The medical-dental connection

The medical-dental connection


Did you know that visiting a
dentist could save your life? If you have regular,
twice-a-year checkups, your dentist could well be the health
professional you see most often. And, in fact, more than
120 medical conditions — many of them life threatening — may possibly be detected in the early
stages by a dentist. These include thyroid problems,
high blood pressure, sleep and breathing disorders, HIV, tuberculosis
and kidney disease. Let’s look at a few of the connections
between oral health an overall health. People with diabetes are more
likely to have gum disease than people without diabetes. Researchers think this is because
diabetes reduces the body’s resistance to infection. Oral health problems,
in turn, may affect a person’s ability to control
his or her blood sugar. Smoking, other tobacco use and heavy
alcohol consumption are all risk factors for oral cancer. While reducing the use of alcohol and
tobacco can help prevent the disease, regular visits to the dentist
can mean early detection. Dentists screen for oral cancer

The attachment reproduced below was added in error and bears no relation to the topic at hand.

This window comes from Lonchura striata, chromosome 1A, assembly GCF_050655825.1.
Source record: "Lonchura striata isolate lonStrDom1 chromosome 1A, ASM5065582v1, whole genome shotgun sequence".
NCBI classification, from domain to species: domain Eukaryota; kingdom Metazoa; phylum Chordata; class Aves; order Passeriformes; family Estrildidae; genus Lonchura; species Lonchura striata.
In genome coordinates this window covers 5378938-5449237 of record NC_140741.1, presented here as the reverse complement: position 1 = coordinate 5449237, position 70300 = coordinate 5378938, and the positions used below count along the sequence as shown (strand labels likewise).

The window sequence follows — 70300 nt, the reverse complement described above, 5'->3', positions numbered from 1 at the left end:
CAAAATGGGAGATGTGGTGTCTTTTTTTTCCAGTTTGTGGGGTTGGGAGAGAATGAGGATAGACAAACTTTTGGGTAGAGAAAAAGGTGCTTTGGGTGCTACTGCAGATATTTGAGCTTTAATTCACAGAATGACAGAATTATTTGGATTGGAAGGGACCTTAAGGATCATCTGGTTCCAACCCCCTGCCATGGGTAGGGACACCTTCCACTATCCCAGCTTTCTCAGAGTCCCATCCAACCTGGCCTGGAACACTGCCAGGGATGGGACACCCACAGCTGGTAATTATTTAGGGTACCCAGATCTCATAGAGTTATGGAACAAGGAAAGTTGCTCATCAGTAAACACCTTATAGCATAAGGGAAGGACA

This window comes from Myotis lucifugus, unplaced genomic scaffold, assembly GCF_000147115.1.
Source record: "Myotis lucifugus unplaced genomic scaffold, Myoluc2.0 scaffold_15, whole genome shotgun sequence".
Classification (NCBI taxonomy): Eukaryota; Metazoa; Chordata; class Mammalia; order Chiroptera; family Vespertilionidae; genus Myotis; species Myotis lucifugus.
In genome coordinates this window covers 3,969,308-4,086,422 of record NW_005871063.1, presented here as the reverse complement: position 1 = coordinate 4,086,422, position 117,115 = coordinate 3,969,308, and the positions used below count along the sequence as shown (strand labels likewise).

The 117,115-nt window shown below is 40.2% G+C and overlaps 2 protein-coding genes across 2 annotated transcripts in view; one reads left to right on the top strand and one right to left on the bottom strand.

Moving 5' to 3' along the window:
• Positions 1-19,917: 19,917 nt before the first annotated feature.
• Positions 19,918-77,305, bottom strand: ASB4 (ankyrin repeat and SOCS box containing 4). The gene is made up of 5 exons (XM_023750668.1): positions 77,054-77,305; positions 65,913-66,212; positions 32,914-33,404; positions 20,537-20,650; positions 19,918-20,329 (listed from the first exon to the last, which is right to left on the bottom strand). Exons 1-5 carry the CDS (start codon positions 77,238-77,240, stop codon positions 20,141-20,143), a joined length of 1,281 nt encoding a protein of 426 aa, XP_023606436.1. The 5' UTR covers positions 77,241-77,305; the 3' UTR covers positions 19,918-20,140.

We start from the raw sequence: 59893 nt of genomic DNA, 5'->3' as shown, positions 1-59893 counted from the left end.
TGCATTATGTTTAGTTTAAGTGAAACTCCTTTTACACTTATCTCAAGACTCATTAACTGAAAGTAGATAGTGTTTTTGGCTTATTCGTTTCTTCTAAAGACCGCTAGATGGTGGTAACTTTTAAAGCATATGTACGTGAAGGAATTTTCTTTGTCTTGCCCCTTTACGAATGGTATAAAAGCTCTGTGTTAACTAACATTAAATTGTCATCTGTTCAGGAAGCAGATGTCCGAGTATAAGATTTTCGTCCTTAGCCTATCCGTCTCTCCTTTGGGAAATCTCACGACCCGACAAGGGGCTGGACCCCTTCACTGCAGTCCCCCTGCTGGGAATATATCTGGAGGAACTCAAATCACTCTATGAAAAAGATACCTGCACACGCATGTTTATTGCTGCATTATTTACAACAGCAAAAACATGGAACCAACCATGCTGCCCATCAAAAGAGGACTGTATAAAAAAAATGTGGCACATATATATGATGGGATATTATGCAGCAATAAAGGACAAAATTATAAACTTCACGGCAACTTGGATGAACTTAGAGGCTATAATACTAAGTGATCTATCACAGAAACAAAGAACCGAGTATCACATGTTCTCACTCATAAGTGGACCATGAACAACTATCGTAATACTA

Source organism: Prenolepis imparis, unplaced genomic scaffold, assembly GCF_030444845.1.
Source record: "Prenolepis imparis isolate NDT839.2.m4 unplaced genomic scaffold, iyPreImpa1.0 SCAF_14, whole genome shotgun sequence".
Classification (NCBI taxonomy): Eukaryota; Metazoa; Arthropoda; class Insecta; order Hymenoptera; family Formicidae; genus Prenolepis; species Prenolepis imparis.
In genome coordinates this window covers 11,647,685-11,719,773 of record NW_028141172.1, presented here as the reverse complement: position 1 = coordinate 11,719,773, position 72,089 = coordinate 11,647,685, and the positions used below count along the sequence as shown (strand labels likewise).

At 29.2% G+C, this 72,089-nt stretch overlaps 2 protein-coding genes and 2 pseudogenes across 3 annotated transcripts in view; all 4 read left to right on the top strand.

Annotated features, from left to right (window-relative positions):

and other diseases of the mouth as part of routine dental exams, and early detection
could save your life. Studies have shown that people with
moderate to advanced gum disease are more likely to have
heart disease and stroke, compared to people
with no gum disease. While we still don’t know the exact
relationship between these diseases, inflammation is common to both. In cardiovascular disease, inflammation
causes narrowing of the coronary arteries. With gum disease, inflammation breaks
down the tissues and bone that support the teeth. During pregnancy, hormonal changes may
result in tender, swollen and bleeding gums, called pregnancy gingivitis. Research indicates that there may be a
connection between gum disease and preterm delivery and
low birth weight of the baby. Studies have shown that
treating gum disease may reduce the risk of these
pregnancy complications. Preventive dental care is safe during
most of pregnancy, and it can improve the overall health
of the mother and baby. Although a visit to your dentist is not a
substitute for a visit to a medical doctor, you should provide your dentist
with a complete medical history, and tell him or her about any
recent health developments, even if they don’t seem
related to your oral health. Remember to brush
and floss regularly, and build a good relationship
with your dentist. That way, you and your
dentist can work together to improve your dental health
and your overall health, and keep you smiling!

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